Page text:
Austin announced in a statement that he approved a plan by the Department of the Navy to enlist Kinley in the Inactive Ready Reserve “for the duration of his football career.” The news comes after Kinley’s request to delay his Navy commission to play in the NFL had initially been denied.
“Upon completion of his playing time, we look forward to welcoming him back inside the ranks as a naval officer,” Austin said in the statement. “In the meantime, we know Cameron will take every opportunity on and off the field to ably represent the Navy and the military to the American people and to assist us in our recruiting efforts. I applaud Navy leadership for finding this way to showcase both Cameron’s athletic prowess, as well as the quality and professionalism of our student athletes and our personnel.”
Kinley had released a statement earlier Tuesday that Austin had informed him he would be allowed to attend training camp with the Buccaneers.
“I am extremely appreciative of Secretary Austin’s decision and I am excited to represent our fine military in the National Football League,” Kinley said in a statement Tuesday. “This past month has been very challenging and I am thankful for everyone who has supported me in any way.”
Kinley thanked the NFL Players Association, the NFL league office and Sen. Marco Rubio, R-Fla., among others in his statement.
— Cameron Kinley (@ck3thethrill) July 6, 2021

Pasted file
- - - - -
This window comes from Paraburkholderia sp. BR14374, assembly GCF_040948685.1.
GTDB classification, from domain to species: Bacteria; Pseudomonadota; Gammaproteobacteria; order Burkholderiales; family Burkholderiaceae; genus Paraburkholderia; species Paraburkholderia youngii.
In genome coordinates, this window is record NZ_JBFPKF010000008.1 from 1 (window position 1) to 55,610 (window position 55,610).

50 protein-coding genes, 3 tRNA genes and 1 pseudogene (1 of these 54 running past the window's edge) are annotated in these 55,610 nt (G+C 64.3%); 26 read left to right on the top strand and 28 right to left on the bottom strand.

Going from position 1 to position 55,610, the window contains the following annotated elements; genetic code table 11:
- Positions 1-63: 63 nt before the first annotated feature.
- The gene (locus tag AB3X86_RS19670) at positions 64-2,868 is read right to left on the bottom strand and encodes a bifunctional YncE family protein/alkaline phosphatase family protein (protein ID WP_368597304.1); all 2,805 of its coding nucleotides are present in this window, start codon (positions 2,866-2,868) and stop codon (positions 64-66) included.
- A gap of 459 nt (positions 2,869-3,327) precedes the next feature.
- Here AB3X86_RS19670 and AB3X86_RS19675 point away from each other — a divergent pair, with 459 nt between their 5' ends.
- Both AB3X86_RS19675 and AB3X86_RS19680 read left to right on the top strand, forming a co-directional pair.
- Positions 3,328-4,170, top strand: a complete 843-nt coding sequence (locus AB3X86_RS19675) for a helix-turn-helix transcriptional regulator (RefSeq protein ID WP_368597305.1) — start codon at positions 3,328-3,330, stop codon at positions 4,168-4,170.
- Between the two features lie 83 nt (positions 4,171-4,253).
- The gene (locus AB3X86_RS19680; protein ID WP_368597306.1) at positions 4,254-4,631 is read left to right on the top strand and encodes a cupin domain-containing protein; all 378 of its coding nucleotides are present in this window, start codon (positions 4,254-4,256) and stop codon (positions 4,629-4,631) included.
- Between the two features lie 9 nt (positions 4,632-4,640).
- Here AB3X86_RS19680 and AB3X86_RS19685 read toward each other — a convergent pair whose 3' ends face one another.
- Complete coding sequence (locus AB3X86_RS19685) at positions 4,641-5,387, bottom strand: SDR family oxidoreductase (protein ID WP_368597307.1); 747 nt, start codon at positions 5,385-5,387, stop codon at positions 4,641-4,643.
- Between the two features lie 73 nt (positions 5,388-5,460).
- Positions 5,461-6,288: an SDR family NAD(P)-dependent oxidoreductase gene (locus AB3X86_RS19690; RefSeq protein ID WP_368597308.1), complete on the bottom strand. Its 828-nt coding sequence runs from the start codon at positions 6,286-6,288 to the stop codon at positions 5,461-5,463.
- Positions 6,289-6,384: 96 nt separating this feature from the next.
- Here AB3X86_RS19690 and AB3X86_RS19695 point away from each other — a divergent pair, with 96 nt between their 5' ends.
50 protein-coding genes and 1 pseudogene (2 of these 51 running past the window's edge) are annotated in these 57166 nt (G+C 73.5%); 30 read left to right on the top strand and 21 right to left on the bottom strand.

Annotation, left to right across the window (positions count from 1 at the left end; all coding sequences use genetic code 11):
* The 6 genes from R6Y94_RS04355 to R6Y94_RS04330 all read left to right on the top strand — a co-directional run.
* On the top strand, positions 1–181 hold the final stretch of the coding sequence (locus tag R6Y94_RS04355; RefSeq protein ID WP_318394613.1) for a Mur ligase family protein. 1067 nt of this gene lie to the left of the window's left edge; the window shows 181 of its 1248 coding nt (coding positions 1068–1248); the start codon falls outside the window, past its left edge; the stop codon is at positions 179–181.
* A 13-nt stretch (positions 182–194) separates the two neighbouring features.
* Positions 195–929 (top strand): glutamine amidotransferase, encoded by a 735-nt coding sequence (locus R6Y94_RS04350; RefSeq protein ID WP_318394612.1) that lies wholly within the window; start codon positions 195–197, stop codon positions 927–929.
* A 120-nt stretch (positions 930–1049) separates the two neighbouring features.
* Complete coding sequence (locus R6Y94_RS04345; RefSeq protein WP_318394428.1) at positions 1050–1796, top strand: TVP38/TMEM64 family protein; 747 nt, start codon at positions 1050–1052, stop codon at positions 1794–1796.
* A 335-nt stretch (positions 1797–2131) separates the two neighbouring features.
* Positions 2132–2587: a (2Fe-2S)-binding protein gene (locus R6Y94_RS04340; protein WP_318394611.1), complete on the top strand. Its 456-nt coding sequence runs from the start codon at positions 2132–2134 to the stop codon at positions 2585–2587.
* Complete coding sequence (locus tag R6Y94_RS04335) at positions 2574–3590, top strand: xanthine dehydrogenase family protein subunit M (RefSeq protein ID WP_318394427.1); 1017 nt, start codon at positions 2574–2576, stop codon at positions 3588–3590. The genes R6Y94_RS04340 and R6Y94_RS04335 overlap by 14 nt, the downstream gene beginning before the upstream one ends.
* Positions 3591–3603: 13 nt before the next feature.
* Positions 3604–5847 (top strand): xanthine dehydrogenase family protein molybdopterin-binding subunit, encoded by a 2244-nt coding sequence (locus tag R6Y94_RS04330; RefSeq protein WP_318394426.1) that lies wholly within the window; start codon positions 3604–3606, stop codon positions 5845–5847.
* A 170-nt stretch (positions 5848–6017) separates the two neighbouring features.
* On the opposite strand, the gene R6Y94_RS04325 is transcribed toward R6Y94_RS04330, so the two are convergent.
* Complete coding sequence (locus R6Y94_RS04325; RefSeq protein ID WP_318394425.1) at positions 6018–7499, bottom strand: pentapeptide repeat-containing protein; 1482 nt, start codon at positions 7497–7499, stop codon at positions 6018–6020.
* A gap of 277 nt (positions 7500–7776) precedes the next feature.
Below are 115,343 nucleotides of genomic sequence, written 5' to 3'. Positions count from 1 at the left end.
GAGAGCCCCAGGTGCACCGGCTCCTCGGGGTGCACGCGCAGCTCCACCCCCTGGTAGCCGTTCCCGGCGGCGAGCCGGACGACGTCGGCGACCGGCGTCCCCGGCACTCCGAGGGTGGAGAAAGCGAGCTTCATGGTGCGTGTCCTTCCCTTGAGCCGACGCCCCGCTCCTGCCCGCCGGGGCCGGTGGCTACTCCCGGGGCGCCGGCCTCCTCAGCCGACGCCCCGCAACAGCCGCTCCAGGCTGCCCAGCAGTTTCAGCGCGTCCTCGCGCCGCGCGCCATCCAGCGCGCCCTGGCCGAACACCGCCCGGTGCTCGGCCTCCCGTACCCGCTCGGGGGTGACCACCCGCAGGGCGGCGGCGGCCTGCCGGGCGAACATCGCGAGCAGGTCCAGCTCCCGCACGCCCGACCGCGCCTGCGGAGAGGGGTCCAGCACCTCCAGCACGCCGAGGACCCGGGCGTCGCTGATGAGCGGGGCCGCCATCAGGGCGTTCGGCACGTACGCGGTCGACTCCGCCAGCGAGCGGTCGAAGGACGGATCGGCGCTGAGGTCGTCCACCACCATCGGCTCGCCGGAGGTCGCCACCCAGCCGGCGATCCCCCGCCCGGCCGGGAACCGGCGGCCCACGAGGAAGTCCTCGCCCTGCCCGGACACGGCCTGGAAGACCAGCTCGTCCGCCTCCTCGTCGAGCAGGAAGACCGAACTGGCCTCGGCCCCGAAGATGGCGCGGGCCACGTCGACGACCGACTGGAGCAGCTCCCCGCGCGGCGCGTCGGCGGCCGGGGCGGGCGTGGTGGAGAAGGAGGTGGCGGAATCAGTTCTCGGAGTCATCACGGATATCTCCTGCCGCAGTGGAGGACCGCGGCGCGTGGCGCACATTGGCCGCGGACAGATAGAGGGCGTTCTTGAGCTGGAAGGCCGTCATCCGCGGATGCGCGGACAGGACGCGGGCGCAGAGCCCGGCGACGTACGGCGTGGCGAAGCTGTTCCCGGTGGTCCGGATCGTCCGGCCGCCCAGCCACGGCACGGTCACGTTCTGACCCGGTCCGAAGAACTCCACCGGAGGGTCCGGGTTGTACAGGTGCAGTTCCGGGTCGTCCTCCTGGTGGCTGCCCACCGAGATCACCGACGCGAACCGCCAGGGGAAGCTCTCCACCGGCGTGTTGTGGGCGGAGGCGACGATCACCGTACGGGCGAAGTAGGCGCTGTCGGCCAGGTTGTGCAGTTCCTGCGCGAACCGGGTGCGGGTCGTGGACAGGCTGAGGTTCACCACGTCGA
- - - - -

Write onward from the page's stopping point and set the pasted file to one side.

Rubio had written a letter to President Joe Biden urging him to assist Kinley in delaying his commission with the Navy so he could attend training camp with the Buccaneers.
“I am confident that Cameron will represent the Navy well in the NFL, just as he did as a standout athlete and class president at the Naval Academy,” President Biden said in a statement Tuesday. “After his NFL career is over, he will continue to make us proud as an officer in the United States Navy.”
Kinley was not given an explanation why Acting Secretary of the Navy Thomas W. Harker declined to send Kinley’s deferment package to the secretary of defense and was told he could not appeal the decision.
After the Navy’s decision, Kinley, who is from Memphis, wrote a letter to Sen. Marsha Blackburn, R-Tenn., for her help in approaching the Navy to change its decision.
“I’m happy that he will have his opportunity to prove himself,” former Navy running back Keenan Reynolds, who was drafted in the sixth round by the Baltimore Ravens in 2016 and played two games with the Seattle Seahawks in 2018, told ESPN’s Jenna Laine. “There is no better person to grant the exception to than Cam. He fits the bill through and through.”
Kinley, a team captain at Navy and class president, signed as an undrafted free agent with the Buccaneers and participated in the team’s rookie minicamp with the Navy’s permission. At that minicamp he intercepted a pass thrown by Buccaneers quarterback Kyle Trask.
“I thought he showed promising signs when he was here,” Bucs coach Bruce Arians said of Kinley.